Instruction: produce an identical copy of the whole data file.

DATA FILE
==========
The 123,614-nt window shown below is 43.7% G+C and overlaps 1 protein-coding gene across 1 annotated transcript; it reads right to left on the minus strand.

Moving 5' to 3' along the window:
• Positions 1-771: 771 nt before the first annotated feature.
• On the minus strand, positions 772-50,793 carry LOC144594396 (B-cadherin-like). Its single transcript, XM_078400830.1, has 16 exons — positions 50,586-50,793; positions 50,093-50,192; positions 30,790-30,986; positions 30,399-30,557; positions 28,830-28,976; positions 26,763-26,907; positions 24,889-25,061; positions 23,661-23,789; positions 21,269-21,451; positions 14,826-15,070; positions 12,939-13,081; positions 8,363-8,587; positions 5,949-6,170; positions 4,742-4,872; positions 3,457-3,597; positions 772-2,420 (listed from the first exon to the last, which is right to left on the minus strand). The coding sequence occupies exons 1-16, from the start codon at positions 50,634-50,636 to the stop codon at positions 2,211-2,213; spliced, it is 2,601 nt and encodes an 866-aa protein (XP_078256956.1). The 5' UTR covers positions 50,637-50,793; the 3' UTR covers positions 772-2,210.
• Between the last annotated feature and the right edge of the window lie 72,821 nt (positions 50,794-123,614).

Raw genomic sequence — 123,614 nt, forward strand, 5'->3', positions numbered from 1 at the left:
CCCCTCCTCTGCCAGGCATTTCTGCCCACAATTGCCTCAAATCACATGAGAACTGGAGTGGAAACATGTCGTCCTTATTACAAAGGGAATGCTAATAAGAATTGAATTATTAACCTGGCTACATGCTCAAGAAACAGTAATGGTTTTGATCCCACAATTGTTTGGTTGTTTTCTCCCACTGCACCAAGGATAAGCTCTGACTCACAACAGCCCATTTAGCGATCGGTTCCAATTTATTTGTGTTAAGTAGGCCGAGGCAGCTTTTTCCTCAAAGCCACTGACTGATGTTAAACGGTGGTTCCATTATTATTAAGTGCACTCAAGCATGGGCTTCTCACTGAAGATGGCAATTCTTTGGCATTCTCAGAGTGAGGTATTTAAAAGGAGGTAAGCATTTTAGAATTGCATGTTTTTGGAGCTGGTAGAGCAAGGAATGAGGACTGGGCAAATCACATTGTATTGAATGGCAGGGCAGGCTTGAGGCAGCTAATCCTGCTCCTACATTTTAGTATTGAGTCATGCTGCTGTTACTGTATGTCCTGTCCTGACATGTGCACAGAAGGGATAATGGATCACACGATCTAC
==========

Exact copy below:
The 123,614-nt window shown below is 43.7% G+C and overlaps 1 protein-coding gene across 1 annotated transcript; it reads right to left on the minus strand.

Moving 5' to 3' along the window:
• Positions 1-771: 771 nt before the first annotated feature.
• On the minus strand, positions 772-50,793 carry LOC144594396 (B-cadherin-like). Its single transcript, XM_078400830.1, has 16 exons — positions 50,586-50,793; positions 50,093-50,192; positions 30,790-30,986; positions 30,399-30,557; positions 28,830-28,976; positions 26,763-26,907; positions 24,889-25,061; positions 23,661-23,789; positions 21,269-21,451; positions 14,826-15,070; positions 12,939-13,081; positions 8,363-8,587; positions 5,949-6,170; positions 4,742-4,872; positions 3,457-3,597; positions 772-2,420 (listed from the first exon to the last, which is right to left on the minus strand). The coding sequence occupies exons 1-16, from the start codon at positions 50,634-50,636 to the stop codon at positions 2,211-2,213; spliced, it is 2,601 nt and encodes an 866-aa protein (XP_078256956.1). The 5' UTR covers positions 50,637-50,793; the 3' UTR covers positions 772-2,210.
• Between the last annotated feature and the right edge of the window lie 72,821 nt (positions 50,794-123,614).

Raw genomic sequence — 123,614 nt, forward strand, 5'->3', positions numbered from 1 at the left:
CCCCTCCTCTGCCAGGCATTTCTGCCCACAATTGCCTCAAATCACATGAGAACTGGAGTGGAAACATGTCGTCCTTATTACAAAGGGAATGCTAATAAGAATTGAATTATTAACCTGGCTACATGCTCAAGAAACAGTAATGGTTTTGATCCCACAATTGTTTGGTTGTTTTCTCCCACTGCACCAAGGATAAGCTCTGACTCACAACAGCCCATTTAGCGATCGGTTCCAATTTATTTGTGTTAAGTAGGCCGAGGCAGCTTTTTCCTCAAAGCCACTGACTGATGTTAAACGGTGGTTCCATTATTATTAAGTGCACTCAAGCATGGGCTTCTCACTGAAGATGGCAATTCTTTGGCATTCTCAGAGTGAGGTATTTAAAAGGAGGTAAGCATTTTAGAATTGCATGTTTTTGGAGCTGGTAGAGCAAGGAATGAGGACTGGGCAAATCACATTGTATTGAATGGCAGGGCAGGCTTGAGGCAGCTAATCCTGCTCCTACATTTTAGTATTGAGTCATGCTGCTGTTACTGTATGTCCTGTCCTGACATGTGCACAGAAGGGATAATGGATCACACGATCTAC